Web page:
The article states that the results of a recent survey taken by Symantec (a link to the survey is provided in the article) eDiscovery will now be more complicated than it was in the past, since email is now longer the most common form of electronically stored information produced during eDiscovery.  The article states, "For a while now, companies have viewed eDiscovery as primarily an e-mail management game. Now, as the Symantec survey indicates, it’s not quite that simple anymore. Today’s eDiscovery challenge, as these results highlight: how to produce requested information from across a broader range of disparate data sources—but to do so just as quickly as ever to avoid sanctions, fines and compromising your legal position and driving up costs by providing too much information."

The article provides the following advice for dealing with eDiscovery:

  • Implement an active, consistently enforced retention policy that covers all potential data sources, not just e-mail. The policy needs to specify not just what to keep and for how long, but how to systematically destroy data at the appropriate time.
  • Cast a wider ESI (electronically stored information) net. Determine how you will capture, manage, store, backup and archive data from each and every potentially discoverable source.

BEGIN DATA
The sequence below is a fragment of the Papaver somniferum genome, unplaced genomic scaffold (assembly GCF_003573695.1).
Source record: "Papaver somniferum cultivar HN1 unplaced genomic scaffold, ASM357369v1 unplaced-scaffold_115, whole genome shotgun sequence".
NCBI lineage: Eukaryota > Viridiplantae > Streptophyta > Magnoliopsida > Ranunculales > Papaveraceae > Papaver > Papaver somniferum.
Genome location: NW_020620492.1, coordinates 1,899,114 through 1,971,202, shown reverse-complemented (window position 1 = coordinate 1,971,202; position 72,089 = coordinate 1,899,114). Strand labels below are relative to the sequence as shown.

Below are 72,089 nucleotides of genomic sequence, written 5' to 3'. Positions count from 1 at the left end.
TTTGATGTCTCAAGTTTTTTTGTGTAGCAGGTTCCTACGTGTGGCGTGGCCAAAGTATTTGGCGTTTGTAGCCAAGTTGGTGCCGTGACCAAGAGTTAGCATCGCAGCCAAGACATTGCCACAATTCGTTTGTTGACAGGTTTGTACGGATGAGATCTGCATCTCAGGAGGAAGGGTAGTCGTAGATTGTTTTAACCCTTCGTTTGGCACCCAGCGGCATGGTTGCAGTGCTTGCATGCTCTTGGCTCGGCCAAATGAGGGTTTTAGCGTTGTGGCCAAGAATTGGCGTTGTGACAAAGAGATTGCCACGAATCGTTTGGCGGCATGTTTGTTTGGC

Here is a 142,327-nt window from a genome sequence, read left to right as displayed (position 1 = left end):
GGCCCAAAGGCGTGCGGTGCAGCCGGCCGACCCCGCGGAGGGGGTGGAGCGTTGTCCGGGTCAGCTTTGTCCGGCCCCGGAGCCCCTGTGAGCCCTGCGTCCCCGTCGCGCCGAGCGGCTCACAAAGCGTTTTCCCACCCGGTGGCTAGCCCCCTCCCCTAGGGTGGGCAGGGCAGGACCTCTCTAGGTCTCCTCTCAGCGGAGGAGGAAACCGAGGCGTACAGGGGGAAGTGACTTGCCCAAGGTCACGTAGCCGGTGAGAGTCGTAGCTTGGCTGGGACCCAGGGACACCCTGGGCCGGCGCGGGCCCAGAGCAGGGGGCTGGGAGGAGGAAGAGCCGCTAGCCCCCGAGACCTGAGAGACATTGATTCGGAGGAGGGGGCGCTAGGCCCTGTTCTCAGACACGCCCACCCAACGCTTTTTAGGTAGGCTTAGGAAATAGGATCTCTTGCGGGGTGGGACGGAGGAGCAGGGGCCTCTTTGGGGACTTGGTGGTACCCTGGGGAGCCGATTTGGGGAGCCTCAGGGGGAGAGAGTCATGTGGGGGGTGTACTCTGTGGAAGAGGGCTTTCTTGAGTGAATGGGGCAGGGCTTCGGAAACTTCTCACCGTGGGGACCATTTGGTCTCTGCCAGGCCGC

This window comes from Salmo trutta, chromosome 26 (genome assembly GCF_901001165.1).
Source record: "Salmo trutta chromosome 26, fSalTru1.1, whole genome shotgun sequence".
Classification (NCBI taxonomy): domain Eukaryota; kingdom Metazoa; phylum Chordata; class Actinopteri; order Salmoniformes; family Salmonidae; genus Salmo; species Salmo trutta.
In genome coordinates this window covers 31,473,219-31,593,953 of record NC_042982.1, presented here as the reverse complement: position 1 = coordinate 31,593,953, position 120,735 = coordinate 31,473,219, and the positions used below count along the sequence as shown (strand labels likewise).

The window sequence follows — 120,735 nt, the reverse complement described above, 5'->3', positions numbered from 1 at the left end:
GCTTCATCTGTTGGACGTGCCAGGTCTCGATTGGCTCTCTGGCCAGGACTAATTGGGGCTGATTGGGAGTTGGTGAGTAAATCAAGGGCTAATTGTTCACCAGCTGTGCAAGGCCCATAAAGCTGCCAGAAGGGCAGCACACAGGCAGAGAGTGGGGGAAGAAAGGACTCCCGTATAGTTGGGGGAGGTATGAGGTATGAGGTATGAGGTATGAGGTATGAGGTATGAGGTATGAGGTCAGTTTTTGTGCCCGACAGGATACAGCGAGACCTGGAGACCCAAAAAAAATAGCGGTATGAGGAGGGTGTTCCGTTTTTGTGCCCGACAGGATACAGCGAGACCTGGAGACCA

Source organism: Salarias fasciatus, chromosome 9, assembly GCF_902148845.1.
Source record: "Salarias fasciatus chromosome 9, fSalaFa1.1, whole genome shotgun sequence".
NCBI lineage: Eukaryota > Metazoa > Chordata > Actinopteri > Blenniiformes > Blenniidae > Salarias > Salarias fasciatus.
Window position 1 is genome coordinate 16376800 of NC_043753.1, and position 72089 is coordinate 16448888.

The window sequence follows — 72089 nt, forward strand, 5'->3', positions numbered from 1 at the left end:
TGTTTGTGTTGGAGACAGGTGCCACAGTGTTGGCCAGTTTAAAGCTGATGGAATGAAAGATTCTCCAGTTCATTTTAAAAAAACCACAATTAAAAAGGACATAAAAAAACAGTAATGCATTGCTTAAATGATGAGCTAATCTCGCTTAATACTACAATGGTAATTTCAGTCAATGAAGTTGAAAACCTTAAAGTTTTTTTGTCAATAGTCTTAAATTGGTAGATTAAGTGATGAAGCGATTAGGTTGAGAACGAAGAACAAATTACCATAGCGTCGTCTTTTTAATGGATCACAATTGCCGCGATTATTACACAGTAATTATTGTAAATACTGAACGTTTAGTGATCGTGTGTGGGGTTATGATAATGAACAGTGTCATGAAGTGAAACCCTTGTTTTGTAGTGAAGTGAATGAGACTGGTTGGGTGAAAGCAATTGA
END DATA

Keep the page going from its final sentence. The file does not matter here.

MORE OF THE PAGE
• Deploy the right eDiscovery tools to defensibly collect and process data for review from these disparate sources.

The blog post states, "Having the right eDiscovery strategy and tools can help you locate the right data (and only the right data) in a matter of minutes, rather than in days, weeks or not at all."

Leveraging In-house eDiscovery Technology for Protecting Data Privacy, Enabling IP Protection, and Controlling Sensitive Data

This is a white paper, published by StoredIQ in conjunction with Contoural.

As the white paper states, "This paper provides an overview of the problems and risks associated with increasing amounts of data and the inability to quickly and efficiently identify sensitive data for business and legal reasons and the impact of data privacy requirements. It also provides an overview of challenges associated with Intellectual Property and how an organization can utilize eDiscovery solutions to address these growing data management risks, including how the same framework and tools that are used for eDiscovery processes can be leveraged for protecting data privacy,enabling IP protection, and controlling sensitive data across an enterprise."

The paper further states, "One of the primary challenges for any business is understanding what data resides where. If data is stored in non-compliant, unknown, or unsecured storage areas, the risk of not being able to find data or worse, a data leak, is drastically increased."